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  • Ferrets

    Got a new ferret or want to find out more about your pet? This page tells you a bit more about ferrets.

    Ferret basic facts

    • Life span average 8-10 years
    • Weight: males (hobs) 1200g, females (jills) around 600g
    • Seasonally polyoestrous – generally from March to August
    • Gestation 39-42 days
    • Sexually mature around six months of age

    Ferrets are obligate carnivores and have a short non-specialised gastrointestinal tract. They rely heavily on a high protein diet so high carbohydrate based treats as well as fruits and vegetables should not be fed.


    There are many things to consider when deciding if you wish to have your ferret neutered. Historically ferrets have been neutered early. However a large proportion of neutered ferrets regardless of neutering age or sex exhibit adrenal gland disease later in life.

    There are two adrenal glands present in the body. These sit near the kidneys and are responsible for producing a variety of hormones.

    Adrenal disease varies from enlargement of the adrenal glands through to the development of tumours which can ultimately lead to a shorter lifespan of your pet.

    In addition to this female ferrets who are allowed to continue in oestrous for prolonged periods of time may develop a severe anaemia which can be fatal.

    So what are the options?

    Ideally a vasectomised male should be kept with an entire female. This means that mating will occur to bring the female out of season but no kits would be produced from this mating. However, for many people for a variety of reasons this is not possible.

    At Towcester Veterinary Centre we offer castration, vasectomisation and spaying of ferrets. However, complete neutering also has consequences, particularly relating to adrenal disease. Please read the information below relating to neutering of ferrets and please take a moment to consider the further options available to you and your pet.

    Adrenal disease in neutered ferrets

    Why do ferrets get adrenal disease if they are neutered?

    Ferrets are seasonal breeders. During the breeding season a gland within the brain called the pituitary gland is responsible for producing sex hormones. Neutering does not stop the production these hormones as it does in other species.

    In the absence of reproductive organs to act upon, the hormones produced by the pituitary gland act on receptors induced in the adrenal gland. This stimulates the adrenal glands to produce one or more sex steroids, which unused in reproduction cause secondary sexual changes (both appropriate and inappropriate) which is seen as clinical disease in neutered ferrets.

    This essentially means that cellular changes occur within the adrenal gland varying from the gland growing in size to turning into an invasive tumour (adenocarcinoma).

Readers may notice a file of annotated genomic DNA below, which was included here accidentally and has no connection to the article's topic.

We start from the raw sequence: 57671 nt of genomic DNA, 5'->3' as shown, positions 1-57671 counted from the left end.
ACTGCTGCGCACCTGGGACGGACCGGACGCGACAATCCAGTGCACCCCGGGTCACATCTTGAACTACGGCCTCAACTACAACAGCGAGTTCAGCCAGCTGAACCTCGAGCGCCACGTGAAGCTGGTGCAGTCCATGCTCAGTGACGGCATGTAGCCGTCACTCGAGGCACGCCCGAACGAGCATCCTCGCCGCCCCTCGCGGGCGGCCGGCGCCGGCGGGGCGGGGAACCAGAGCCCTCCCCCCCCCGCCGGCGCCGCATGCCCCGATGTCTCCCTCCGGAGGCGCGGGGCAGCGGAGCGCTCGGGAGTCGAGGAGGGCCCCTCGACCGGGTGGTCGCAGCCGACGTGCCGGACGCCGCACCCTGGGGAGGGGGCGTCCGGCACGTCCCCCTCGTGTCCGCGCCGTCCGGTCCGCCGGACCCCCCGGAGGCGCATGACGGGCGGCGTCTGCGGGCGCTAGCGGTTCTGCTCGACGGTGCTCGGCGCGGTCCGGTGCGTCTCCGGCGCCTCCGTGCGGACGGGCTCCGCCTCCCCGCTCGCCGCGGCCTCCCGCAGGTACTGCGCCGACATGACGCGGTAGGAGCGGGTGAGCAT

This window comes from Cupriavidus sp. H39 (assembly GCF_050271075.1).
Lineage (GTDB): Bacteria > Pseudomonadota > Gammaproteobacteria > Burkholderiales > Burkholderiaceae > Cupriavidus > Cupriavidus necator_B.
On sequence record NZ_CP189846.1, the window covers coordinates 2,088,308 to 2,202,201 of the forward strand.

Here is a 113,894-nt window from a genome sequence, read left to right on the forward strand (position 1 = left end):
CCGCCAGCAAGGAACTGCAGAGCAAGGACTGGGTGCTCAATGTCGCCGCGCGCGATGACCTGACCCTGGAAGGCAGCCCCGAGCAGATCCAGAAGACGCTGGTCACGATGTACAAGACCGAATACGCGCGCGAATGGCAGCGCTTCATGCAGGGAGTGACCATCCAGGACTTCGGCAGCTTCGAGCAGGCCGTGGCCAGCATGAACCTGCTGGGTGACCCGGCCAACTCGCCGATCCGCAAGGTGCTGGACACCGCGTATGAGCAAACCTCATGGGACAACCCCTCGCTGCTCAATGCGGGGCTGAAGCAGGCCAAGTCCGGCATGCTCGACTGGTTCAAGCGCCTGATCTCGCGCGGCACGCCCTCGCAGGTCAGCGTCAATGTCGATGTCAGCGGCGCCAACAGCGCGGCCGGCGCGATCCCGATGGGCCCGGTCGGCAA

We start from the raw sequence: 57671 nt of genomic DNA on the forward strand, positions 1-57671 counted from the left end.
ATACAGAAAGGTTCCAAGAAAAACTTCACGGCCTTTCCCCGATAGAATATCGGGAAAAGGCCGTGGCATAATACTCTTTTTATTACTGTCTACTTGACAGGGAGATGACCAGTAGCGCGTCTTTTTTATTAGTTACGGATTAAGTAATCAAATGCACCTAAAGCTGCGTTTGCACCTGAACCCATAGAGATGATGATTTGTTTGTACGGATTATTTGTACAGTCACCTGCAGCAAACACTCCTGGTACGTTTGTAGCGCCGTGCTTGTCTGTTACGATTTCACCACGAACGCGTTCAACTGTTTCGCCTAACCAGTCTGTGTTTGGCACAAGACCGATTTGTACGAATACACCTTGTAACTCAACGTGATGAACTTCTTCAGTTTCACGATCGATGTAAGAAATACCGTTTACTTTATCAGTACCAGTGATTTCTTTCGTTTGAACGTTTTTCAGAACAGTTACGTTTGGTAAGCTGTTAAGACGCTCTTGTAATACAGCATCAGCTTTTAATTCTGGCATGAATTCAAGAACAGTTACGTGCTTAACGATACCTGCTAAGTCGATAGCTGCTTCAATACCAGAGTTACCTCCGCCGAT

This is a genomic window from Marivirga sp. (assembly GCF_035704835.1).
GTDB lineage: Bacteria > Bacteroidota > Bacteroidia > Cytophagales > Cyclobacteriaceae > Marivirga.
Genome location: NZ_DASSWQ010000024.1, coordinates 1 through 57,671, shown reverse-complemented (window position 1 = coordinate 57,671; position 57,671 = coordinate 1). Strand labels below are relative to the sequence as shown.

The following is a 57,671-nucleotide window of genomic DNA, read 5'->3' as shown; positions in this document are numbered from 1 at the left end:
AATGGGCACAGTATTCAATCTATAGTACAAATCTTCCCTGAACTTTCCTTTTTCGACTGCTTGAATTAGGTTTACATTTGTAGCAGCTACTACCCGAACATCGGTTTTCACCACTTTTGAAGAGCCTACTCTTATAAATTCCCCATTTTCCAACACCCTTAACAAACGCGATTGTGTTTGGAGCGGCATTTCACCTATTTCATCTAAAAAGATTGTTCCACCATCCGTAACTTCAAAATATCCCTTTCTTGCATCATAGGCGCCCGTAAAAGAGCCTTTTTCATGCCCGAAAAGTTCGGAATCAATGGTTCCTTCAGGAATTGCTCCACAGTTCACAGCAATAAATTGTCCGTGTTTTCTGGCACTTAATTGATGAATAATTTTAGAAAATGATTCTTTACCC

Signs commonly noted due to adrenal disease include:

    • hair loss over the body and tail
    • vulval swelling in females
    • gynaecomastia (growth of breat tissue in males)
    • prostate enlargement leading to dysuria (painful urination) in males.

    How do we help prevent adrenal disease in ferrets?

    Current recommendations are that entire ferrets (if not to be bred with) or neutered ferrets have a deslorelin implant. This implant acts on the pituitary gland in the brain and reduces the production of sex hormones. This therefore means that not only will an entire ferret become sexually inactive, but in neutered ferrets there is a reduced effect on the adrenal glands during the breeding season, helping to prevent the development of adrenal gland tumours.

    The implant lasts approximately 18-24 months depending on time of insertion.

    If you have any questions or which to discuss this further, please contact the surgery.

    Jill jab

    Female ferrets are induced ovulators. This means that those female ferrets which are not mated (with an entire or vasectomised hob) will have prolonged periods of oestrous and this can cause oestrogen-related anaemia. In severe cases this can be fatal.

    If entire female ferrets are not being kept with an entire or vasectomised male, have not had or are not to have their reproductive cycle controlled with a deslorelin implant female ferrets should be given the ‘Jill jab’ which is an injection to bring the period of oestrous to an end.


    Ferrets are susceptible to canine distemper and should be vaccinated annually.

    Ferrets are also eligible to travel under the PETS passport scheme. A rabies vaccination is necessary to fulfil the terms of the passport. For more details, please contact the surgery.


    Microchip implantation occurs between the shoulder blades as in cats and dogs. This is another requirement for the PETS passport scheme. For more information, see Microchipping.

    Parasite treatment

    Ferrets should have regular treatment for both internal and external parasites, particularly if being used as working animals. For more details, please contact the surgery.